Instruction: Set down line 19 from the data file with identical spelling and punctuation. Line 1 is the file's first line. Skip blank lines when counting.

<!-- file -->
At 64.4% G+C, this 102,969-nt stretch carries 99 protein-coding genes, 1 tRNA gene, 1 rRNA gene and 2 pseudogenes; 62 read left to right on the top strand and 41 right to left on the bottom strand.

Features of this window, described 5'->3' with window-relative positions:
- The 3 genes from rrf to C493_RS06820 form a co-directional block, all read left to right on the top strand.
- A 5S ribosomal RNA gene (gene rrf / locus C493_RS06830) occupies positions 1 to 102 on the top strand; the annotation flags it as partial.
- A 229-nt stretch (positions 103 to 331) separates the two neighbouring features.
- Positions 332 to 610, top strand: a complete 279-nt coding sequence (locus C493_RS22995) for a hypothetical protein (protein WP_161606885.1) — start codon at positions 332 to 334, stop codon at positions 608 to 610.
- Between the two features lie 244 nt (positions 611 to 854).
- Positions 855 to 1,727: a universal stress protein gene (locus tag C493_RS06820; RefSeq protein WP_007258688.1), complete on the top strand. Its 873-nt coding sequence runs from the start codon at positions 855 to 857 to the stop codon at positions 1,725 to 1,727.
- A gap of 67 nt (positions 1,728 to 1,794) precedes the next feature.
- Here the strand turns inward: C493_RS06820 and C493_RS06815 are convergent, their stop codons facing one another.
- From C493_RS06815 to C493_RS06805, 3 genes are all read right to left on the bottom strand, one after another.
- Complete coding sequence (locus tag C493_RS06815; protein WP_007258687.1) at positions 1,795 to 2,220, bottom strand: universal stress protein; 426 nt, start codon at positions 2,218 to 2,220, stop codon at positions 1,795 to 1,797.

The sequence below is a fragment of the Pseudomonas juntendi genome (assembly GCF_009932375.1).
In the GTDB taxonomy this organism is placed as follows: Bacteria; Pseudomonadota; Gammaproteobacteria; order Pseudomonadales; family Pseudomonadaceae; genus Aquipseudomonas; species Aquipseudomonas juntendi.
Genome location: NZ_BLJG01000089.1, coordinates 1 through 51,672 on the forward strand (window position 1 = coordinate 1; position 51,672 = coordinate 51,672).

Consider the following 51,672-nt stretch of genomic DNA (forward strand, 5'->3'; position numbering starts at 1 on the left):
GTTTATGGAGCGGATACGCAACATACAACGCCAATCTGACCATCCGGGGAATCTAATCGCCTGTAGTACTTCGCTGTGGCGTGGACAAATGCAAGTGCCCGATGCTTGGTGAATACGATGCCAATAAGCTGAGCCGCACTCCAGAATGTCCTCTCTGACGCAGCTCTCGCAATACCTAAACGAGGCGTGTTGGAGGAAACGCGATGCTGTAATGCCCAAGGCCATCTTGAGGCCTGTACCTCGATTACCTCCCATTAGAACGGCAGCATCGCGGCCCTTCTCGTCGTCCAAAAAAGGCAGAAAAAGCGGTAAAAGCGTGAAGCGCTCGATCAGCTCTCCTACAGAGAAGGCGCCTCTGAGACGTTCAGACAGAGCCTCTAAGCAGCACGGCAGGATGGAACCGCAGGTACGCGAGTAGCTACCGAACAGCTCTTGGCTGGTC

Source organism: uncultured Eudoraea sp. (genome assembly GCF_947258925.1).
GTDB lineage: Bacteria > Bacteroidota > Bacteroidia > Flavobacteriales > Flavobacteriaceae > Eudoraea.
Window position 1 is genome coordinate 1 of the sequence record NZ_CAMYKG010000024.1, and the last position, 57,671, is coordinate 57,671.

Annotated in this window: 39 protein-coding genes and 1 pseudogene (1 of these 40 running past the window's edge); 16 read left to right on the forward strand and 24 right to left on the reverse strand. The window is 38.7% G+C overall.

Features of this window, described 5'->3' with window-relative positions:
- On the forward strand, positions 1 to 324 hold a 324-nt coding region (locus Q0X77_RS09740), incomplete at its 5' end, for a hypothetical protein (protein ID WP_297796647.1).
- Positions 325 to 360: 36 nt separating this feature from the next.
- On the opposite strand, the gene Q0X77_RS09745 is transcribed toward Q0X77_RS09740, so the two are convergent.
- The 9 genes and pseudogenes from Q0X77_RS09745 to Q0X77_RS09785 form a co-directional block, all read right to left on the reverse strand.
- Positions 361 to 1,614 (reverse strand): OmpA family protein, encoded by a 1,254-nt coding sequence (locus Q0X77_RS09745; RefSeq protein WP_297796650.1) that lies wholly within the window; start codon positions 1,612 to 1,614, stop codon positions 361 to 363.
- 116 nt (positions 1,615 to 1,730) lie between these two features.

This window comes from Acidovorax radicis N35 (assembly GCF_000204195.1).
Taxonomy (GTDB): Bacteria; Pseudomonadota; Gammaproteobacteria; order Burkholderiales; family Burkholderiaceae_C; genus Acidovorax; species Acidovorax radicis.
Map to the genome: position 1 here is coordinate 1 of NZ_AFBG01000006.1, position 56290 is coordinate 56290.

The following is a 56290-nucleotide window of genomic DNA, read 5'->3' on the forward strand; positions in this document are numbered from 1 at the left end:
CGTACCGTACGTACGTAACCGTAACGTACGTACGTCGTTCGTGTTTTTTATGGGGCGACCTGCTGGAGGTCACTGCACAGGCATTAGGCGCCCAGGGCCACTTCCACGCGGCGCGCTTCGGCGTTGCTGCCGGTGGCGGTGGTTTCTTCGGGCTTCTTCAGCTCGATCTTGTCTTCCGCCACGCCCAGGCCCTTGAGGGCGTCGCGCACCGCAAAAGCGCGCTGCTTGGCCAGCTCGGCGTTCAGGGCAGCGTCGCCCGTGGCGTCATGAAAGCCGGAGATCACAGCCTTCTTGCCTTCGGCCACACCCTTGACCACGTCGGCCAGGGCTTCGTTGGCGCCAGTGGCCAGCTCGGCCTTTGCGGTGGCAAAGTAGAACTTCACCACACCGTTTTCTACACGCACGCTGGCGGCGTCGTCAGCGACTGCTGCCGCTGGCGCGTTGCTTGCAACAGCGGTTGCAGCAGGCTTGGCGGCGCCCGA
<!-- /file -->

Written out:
GTDB lineage: Bacteria > Bacteroidota > Bacteroidia > Flavobacteriales > Flavobacteriaceae > Eudoraea.